Digital presentation of the cases can be considered as a factor affecting the reliability of the results adversely, since it is a great deviation from the routine diagnosis and treatment planning procedure. In particular, examining a patient from indefinite points of views under clinical circumstances and getting the three-dimensional image, certainly, will let the clinician better interpret the data that is provided. Still, these factors should not cause a major change in the decisions since patient records are the only materials that can be presented in professional platforms of diagnosis and treatment planning discussions.

One other possible drawback of the study might be that third molars were ignored in the definition of extraction. In principle, third molar extractions are involved in treatment planning regarding the posterior borders of permanent dentition. However, avoiding possible positive extraction decisions regarding only the third molars was aimed by excluding them.

Conclusions

  • Comprehensive clinical examination is important to confirm the necessity of LCRs for the patient’s specific orthodontic problem.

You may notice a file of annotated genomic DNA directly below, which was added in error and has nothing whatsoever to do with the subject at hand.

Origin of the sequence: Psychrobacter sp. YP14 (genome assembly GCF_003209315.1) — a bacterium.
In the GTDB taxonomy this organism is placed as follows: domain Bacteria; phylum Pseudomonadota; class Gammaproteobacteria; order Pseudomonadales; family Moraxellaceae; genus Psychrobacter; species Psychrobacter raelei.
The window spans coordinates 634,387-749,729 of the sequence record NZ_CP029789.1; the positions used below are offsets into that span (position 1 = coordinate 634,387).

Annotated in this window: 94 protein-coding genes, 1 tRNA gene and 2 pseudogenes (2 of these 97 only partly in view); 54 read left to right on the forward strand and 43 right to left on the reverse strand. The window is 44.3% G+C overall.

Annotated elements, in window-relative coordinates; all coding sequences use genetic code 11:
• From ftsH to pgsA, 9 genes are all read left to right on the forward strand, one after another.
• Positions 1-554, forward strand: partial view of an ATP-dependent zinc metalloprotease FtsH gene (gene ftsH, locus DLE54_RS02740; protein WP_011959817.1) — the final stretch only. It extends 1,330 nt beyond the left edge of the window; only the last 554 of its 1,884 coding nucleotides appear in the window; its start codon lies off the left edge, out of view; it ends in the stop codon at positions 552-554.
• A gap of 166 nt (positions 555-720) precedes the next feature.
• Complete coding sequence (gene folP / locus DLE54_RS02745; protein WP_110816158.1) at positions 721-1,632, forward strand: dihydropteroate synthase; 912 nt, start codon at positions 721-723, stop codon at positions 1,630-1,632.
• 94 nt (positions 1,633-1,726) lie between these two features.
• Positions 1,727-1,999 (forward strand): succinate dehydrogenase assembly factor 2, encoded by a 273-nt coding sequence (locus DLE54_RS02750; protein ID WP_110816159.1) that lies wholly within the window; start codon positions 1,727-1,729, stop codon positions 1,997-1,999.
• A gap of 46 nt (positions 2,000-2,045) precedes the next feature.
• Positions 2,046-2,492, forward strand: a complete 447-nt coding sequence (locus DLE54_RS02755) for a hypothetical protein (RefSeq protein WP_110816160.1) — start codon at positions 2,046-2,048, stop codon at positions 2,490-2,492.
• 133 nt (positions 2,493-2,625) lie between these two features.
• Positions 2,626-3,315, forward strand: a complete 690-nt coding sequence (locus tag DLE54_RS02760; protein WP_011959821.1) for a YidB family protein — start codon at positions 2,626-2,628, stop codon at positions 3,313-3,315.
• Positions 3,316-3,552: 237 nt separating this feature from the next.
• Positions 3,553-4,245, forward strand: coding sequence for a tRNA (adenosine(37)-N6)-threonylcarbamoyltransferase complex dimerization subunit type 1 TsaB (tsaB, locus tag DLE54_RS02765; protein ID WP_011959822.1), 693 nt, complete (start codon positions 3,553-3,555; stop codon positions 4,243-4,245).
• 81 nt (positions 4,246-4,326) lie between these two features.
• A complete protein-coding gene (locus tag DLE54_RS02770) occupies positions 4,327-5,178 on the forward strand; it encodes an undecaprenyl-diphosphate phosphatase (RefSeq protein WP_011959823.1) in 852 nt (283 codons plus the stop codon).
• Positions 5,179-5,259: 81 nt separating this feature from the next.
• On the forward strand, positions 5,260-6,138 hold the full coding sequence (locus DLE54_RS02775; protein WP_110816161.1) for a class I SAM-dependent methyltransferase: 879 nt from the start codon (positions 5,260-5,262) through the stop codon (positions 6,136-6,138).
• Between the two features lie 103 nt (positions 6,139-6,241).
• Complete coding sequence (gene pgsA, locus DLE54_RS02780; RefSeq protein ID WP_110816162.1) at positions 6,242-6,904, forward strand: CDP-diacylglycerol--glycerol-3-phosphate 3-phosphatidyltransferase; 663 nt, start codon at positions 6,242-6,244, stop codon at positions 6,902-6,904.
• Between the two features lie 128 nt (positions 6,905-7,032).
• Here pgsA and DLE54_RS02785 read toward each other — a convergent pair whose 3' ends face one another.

• Reconsidering the necessity of lateral cephalograms depending on their diagnostic validity and benefit in orthodontic treatment of skeletal Class I patients may reduce the amount of ionizing radiation.

Ethical approval

The study was approved by the University of Ege Research Ethics Committee (Reference number B.30.2.EGE.0.20.05.00/EY/13-9/10.

Abbreviations

LCR: 

Lateral cephalometric radiograph

IOTN DHC: 

Index of orthodontic treatment need dental health component

EO: 

Experienced orthodontist

IO: 

Inexperienced orthodontist.

Declarations

Authors’ Affiliations

(1)
Department of Orthodontics, Faculty of Dentistry, University of Ege
(2)
Center of Dental Medicine, Clinic for Preventive Dentistry, Periodontology and Cariology, University of Zürich
(3)
Center of Dental Medicine, Department of Orthodontics and Pediatric Dentistry, University of Zürich

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Copyright

© Dinçer et al.; licensee BioMed Central Ltd. 2013

This article is published under license to BioMed Central Ltd. This is an open access article distributed under the terms of the Creative Commons Attribution License (http://creativecommons.org/licenses/by/2.0), which permits unrestricted use, distribution, and reproduction in any medium, provided the original work is properly cited.